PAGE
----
It’s toe-time again. With sweltering temperatures and long, sunny days, my sandals and flip flops have slowly inched to the front of my closet, stepping on and over boots and pumps, and finally kicking me in the ass to say “Hello! It’s time!”
I really thought I’d be ready this year. I’d planned to take a long luxurious day to dust off the cob webs, and polish and pamper my peds with a decadent spa pedicure. I guess because my feet are way down there at the end of my legs—snuggled in socks, securely hidden from the public in shoes, just toeing the line, doing what they do—they’re way down there at the end of my list, and beauty budget too.
So this year, like last year, and the year before, I fell back on my girl scout powers to prep my piggies for the public. My DIY route requires a long soak in hot water, an exfoliating scrub, and intensive moisturizing. Sing it with me “easy as 1,2,3.” To moisturize, I apply a liberal amount of lotion, wrap my feet in Saran wrap, pull on a pair of cozy old socks, and spend a few hours on the sofa, watching old movies and letting the lotion do its thing. Yes, I suffer for my style. Then once my shiny soles are unmasked, I add a lick of paint and go about my summery way.
This year, I fell asleep during my intensive moisturizing routine, and when I woke up the next morning, I had a serious crick in my neck, a serious drool stain on my cushion, and … a serious pair of shiny happy feet. I’m talking born again feet!
Now I can’t just pick a random polish and squash ‘em into last Summer’s slides—the fashion Gods have obviously given me a second chance and I’m determined to thank them by showcasing my feet in style.
What’s The Perfect Polish?
According to nail technicians at the snazziest salons in San Francisco, summer colors are generally lighter than winter ones, and this year is no exception. Pale pinks are always hot for summer and most nail technicians will suggest a light color for that natural look. Light colors are more flattering on your feet and they don’t chip so obviously either—so I’m sold. (I’m all about getting mileage out of my pedicure.)
Essie has a new line of polishes for this summer called “It’s Better in the Bahamas,” and I think Essie is on to something. The Atlantis Pearl Shade is perhaps my favorite pale pink yet and I just need to book my flight to the Bahamas now. Pale pink in hand (or rather, on foot), I found myself looking longingly at the fiery shades of red the women in the chairs next to me were selecting. It seems that the technicians suggest pale colors, and it makes sense to pick pales, but what do women want? Hot toe-males! When I asked three women waiting for a pedicure, what color they most prefer, all three immediately answered “red.”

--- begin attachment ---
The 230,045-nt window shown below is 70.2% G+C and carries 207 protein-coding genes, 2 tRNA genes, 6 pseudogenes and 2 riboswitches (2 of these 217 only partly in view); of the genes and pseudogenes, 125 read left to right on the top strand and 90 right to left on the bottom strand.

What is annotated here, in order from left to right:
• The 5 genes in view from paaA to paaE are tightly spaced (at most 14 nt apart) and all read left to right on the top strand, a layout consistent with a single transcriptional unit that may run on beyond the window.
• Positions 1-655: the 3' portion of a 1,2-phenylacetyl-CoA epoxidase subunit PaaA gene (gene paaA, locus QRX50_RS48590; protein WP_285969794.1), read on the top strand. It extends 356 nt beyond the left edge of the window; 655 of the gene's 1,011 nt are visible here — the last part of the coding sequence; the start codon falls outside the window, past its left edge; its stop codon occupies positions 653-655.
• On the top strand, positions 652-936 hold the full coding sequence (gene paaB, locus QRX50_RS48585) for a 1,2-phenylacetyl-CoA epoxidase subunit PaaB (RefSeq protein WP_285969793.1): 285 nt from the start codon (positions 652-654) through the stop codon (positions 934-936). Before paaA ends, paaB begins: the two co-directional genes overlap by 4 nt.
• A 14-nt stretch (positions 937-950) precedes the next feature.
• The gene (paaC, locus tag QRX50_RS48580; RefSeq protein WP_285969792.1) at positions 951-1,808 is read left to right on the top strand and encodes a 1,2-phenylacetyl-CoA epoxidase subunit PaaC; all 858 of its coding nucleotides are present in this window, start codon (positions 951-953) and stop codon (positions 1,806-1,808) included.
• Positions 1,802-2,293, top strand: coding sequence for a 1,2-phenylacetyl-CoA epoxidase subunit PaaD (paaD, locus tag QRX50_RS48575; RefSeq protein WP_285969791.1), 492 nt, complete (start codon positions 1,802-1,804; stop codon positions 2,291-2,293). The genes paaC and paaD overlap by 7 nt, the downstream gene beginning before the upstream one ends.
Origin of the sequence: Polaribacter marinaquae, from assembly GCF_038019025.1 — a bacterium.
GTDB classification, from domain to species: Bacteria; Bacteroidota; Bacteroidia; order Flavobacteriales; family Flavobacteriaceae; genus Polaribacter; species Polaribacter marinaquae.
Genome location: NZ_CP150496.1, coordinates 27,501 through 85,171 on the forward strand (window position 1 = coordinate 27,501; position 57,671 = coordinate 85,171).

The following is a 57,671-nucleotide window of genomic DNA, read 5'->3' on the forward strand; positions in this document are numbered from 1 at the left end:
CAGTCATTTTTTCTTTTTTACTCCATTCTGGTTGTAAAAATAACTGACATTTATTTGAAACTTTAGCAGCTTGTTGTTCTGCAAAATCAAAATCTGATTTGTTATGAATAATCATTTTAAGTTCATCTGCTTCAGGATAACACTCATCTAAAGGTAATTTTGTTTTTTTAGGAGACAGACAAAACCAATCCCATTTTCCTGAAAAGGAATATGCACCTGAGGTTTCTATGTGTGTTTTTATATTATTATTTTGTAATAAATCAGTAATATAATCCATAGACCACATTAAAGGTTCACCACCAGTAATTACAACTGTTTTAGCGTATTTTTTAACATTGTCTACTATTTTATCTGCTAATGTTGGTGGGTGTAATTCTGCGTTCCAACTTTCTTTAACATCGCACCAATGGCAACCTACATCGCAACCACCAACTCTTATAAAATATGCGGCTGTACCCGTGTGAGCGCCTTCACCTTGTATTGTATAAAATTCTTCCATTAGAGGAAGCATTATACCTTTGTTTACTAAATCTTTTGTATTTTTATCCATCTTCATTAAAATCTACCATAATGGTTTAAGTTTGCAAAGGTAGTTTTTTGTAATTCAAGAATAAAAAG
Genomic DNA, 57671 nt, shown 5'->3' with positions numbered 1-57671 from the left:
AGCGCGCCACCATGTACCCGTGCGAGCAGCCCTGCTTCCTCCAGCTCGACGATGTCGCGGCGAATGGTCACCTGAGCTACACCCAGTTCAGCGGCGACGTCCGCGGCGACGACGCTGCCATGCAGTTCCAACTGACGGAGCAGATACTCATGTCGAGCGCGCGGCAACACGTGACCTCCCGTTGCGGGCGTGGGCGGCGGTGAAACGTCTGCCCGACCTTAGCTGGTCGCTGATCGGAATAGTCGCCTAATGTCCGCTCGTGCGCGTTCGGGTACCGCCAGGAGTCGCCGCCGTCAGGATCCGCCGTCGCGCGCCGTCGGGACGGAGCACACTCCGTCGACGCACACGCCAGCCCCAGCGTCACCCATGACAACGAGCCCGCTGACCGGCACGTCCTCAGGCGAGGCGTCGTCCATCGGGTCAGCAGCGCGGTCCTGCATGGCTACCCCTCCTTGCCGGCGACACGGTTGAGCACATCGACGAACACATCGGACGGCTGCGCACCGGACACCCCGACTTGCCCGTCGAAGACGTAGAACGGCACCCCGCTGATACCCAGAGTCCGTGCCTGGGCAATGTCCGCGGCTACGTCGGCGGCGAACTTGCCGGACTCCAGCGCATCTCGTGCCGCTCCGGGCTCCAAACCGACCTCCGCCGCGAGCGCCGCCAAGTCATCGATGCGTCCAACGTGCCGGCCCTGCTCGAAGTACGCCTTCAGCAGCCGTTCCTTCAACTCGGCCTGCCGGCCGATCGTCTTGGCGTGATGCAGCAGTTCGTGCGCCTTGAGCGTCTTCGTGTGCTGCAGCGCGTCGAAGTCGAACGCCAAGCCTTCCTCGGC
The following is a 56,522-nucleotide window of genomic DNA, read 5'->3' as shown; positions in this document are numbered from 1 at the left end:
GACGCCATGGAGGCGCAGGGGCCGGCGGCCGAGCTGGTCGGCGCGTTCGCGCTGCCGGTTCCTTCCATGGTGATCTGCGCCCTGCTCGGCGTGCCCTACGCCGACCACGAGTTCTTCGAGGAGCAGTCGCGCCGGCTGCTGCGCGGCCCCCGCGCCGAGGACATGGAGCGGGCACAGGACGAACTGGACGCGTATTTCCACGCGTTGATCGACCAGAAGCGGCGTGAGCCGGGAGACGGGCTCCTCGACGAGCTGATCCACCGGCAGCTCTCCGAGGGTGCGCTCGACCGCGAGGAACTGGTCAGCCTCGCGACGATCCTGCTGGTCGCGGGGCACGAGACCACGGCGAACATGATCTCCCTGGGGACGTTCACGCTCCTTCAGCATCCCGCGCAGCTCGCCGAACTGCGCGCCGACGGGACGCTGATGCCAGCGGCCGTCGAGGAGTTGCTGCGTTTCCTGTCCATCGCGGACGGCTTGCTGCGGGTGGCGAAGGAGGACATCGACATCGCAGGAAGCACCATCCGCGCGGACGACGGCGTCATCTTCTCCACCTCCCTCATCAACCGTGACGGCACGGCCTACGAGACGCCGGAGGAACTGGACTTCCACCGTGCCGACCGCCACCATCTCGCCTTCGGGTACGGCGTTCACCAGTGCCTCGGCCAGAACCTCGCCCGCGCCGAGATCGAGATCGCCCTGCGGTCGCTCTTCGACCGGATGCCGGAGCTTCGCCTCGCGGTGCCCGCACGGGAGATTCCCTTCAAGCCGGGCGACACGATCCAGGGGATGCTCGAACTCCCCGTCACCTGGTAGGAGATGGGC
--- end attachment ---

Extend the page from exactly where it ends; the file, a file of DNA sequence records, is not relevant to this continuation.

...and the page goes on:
Doing The Bling Thing.
Pretty, polished toenails are well and good, but a well-chosen accessory is sometimes just the thing to add a little bling to my step. I used to love toe-rings, and then for a while they seemed a little trashy, but I have to say I’m coming around again. They’re available in all styles and price ranges from the delicate little crystal wire toe ring for $6.50 to the white gold and diamond eternity ring for $1100. I may go with a dainty sterling silver ring for a little understated bling.
Likewise, anklets come in endless styles, cost anywhere from under $10 to over $1,000, and go in and out of vogue. Originally worn in India, most ankle bracelets maintain that Southeast Asian feel, particularly the more delicate metal chains, with or without beading, and these delicate accessories are not likely to go out of style. Whether you’re into charms, crystals, or pearls, you’re likely to find an anklet out there that reflects your style. I love a simple teeny-tiny pearl anklet on a leather string to accessorize my summer dresses and tanned ankles, but I’ve found tons of other options online, including a white gold filigree ankle bracelet (beyond my ankle-budget at $250), and an inexpensive hemp bracelet, which may be a more natural choice. The ankle is really not my favorite place for sensory overload, but a delicate little touch looks great on the beach.
I already have so many sandals. I have dress sandals, work sandals, walking sandals, beach sandals, and disco-dancing sandals. What I do not have are barefoot sandals. Often worn at beach weddings, this unique accessory consists of an anklet and a toe ring, connected down the front of the foot. Because of their association with weddings, they’re usually made with precious stones and metals, but several companies are now producing more casual alternatives with stones like turquoise and quartz. Despite the name, the barefoot sandal can actually be worn with some shoes. I’m not sure they won’t overwhelm, instead of accentuate, my newly buffed feet, but I may feel like having a little foot-fun at the next beach wedding I get invited to …
I’ve often thought about getting a tattoo, a little one on my toe or my ankle perhaps, but the idea of needles, and having to stick with one fashion choice forever, have kept me from committing. For centuries, Indian brides have decorated their hands and feet with henna and in recent years, the henna trend has made its way west to allow me to play with paint, without having to live with it for the rest of my days. Henna is temporary—it lasts one to four weeks, depending on several factors such as where on the body it’s applied, how often that part is washed, etc. and it’s also widely available (even some K-Mart stores carry it.) I’m planning to experiment with some classic and contemporary designs to showcase my pretty feet, and to make sure I never forget them again!
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